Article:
PAGE 36

21 to UV Vis radiation. When running a DSC experiment, investigators must optimize both sample and instrument parameters. Polymer samples should be as thin as possible and cover as much of the plate as possible. Just as with DMA, careful control of heating and cooling rates is critical. Figure 5 displays a simpl ified DSC instrument schematic. Figure 2.5: Differential scanning calorimeter instrument schematic. Alumel wire measures sample temperature Thermogravimetric Analysis Thermogravimetric analysis ( TGA ) measures the rate and amount of mass change in a material as a function of temperature or time in a controlled atmosphere. It can determine selected characteristics of materials that exhibit mass loss or gain as a result of decomposition, oxidation, dehyd ration, or loss of other volatile components. These characteristics include composition (of multi component polymer systems), thermal and oxidative stability, decomposition kinetics, and moisture or volatile component content. TGA instruments rely on preci se measurements of three variables: temperature, temperature change, and mass change. Accordingly, they consist of a precise balance and a programmable furnace that allows for either a constant heating rate (more common) or variable heating, in order Gas vent Gas inlet Heat flux plate Furnace Sample plate Reference plate Alumel wire Chromel wire Chromel disc

PAGE 37

22 to ac hieve a constant mass loss rate (useful for studying specific reaction kinetics). The experimental material sample is placed on a balance pan inside the furnace. If a reference sample is used, it must be placed on a separate balance in a difference chamber The furnace chamber also allows the atmosphere surrounding the sample to be purged with an inert gas, such as nitrogen or helium, to prevent oxidation. As the sample is heated, its components decompose and the weight percentage corresponding to each resu lting mass change can be measured. Some modern TGA instruments, which use quartz crystal microbalances, can measure mass changes on the order of micrograms (versus milligrams for conventional TGA). For structure determination, thermogravimetric analyzers c an be coupled to an FTIR or mass spectrometer, and temperatures of up to 2000C may be used for gas phase analysis. Rheology The field of rheology is concerned with the viscoelastic behavior of matter, particularly its tendency to flow and respond plastica lly to an applied force, rather than elastically. Viscoelasticity can be related directly to the configuration of individual polymer molecules, network junctions, and entanglements, all of which can change in response to an applied force. Local rearrangeme nts occur much more rapidly than larger segmental motions, so the stress response is relatively long and continuous. This effect is lessened in low molecular weight polymers, which display near Newtonian behavior (viscosity independent of applied shear str ess), due to a lack of significant entanglements and the absence of chain stretching, rotation, or other relaxation processes. High molecular weight polymers exhibit shear thinning in which viscosity decreases a s a function of the shear rate. Rheometers a re most often used to study liquids, but soft solids, such as polymers, are also routinely studied. As such, they can be used to monitor polymerization, like FTIR, and gel formation by measuring associated changes in viscosity. More generally, rheology ena bles the translation of measured force, pressure, torque, and angular velocity, into stress and strain. These can, in turn, be used to calculate other rheological properties. A typical set up establishes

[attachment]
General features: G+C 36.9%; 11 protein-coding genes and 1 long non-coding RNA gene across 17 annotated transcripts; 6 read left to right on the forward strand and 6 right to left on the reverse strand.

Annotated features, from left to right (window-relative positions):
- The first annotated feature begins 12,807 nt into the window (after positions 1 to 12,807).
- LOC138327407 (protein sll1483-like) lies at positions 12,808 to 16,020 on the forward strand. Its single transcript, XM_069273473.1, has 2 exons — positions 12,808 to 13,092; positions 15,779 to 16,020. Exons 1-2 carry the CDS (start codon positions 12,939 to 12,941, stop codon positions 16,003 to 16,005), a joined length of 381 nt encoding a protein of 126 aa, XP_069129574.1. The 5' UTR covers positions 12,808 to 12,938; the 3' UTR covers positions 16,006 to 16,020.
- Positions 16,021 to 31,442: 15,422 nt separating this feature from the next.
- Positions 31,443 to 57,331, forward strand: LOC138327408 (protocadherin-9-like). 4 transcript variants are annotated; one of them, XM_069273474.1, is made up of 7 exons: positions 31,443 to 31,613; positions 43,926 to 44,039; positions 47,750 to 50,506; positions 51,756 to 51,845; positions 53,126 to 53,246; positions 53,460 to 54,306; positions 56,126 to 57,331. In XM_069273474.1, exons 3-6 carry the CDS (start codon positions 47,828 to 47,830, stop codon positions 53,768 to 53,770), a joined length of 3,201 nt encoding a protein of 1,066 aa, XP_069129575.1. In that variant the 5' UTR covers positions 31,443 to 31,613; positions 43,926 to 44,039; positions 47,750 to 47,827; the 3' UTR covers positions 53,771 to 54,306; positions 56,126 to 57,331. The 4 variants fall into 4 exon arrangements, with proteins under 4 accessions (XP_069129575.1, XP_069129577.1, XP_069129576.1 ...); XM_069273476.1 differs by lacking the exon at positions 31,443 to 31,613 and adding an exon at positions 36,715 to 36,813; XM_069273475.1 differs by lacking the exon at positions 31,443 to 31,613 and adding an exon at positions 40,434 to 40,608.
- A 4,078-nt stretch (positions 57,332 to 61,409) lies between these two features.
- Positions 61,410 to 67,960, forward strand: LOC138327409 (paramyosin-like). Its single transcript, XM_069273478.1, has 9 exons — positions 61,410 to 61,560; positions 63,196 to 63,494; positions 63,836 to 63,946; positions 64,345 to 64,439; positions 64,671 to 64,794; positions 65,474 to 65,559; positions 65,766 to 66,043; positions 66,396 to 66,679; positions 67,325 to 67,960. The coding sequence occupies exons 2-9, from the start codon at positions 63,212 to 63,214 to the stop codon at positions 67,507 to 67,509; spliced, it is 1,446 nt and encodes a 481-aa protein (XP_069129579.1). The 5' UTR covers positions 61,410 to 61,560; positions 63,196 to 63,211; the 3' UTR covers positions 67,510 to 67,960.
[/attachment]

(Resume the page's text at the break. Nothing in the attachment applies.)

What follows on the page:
PAGE 38